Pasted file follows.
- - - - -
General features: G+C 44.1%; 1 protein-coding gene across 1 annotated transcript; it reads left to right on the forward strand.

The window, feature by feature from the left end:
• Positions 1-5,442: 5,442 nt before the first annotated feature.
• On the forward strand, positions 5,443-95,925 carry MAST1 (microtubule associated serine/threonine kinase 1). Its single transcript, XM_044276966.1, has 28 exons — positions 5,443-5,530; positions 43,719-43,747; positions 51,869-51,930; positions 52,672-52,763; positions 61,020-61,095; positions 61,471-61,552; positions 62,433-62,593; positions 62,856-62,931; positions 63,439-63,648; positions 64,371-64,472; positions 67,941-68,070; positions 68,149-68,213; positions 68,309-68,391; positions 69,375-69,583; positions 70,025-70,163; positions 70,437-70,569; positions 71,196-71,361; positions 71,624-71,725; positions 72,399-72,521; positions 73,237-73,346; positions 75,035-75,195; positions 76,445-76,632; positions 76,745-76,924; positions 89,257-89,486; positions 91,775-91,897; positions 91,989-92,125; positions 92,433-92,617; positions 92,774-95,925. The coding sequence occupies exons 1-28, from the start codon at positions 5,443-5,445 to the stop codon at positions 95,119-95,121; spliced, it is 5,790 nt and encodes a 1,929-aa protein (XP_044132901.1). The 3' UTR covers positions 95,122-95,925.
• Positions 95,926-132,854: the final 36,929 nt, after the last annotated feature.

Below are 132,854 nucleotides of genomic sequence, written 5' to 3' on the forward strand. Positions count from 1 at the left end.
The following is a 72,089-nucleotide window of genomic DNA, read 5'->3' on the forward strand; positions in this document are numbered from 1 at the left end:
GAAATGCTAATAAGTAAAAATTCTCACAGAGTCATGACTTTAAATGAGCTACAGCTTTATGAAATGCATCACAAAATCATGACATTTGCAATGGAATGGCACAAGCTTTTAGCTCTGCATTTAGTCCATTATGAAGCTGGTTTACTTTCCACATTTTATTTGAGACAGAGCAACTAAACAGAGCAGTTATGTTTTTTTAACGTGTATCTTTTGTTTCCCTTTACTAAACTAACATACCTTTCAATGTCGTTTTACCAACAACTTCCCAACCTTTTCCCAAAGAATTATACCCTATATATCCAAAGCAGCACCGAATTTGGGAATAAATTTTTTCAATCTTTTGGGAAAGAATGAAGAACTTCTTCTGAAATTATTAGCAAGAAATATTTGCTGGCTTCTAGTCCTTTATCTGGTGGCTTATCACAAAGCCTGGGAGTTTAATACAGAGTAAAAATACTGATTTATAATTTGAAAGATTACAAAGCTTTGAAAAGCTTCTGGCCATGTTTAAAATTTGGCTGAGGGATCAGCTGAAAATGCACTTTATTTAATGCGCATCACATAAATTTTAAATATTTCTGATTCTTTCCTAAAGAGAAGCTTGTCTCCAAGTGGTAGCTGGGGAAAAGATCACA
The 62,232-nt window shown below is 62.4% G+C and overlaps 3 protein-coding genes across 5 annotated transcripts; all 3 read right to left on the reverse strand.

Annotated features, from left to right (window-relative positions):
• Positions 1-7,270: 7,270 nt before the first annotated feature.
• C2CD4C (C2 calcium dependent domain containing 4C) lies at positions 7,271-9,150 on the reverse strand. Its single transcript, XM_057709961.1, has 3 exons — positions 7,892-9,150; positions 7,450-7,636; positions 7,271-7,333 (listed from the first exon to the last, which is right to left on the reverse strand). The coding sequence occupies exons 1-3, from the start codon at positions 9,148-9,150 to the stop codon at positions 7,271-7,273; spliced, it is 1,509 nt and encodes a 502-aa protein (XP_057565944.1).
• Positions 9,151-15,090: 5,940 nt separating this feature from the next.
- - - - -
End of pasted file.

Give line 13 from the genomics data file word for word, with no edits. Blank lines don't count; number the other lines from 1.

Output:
• Positions 9,151-15,090: 5,940 nt separating this feature from the next.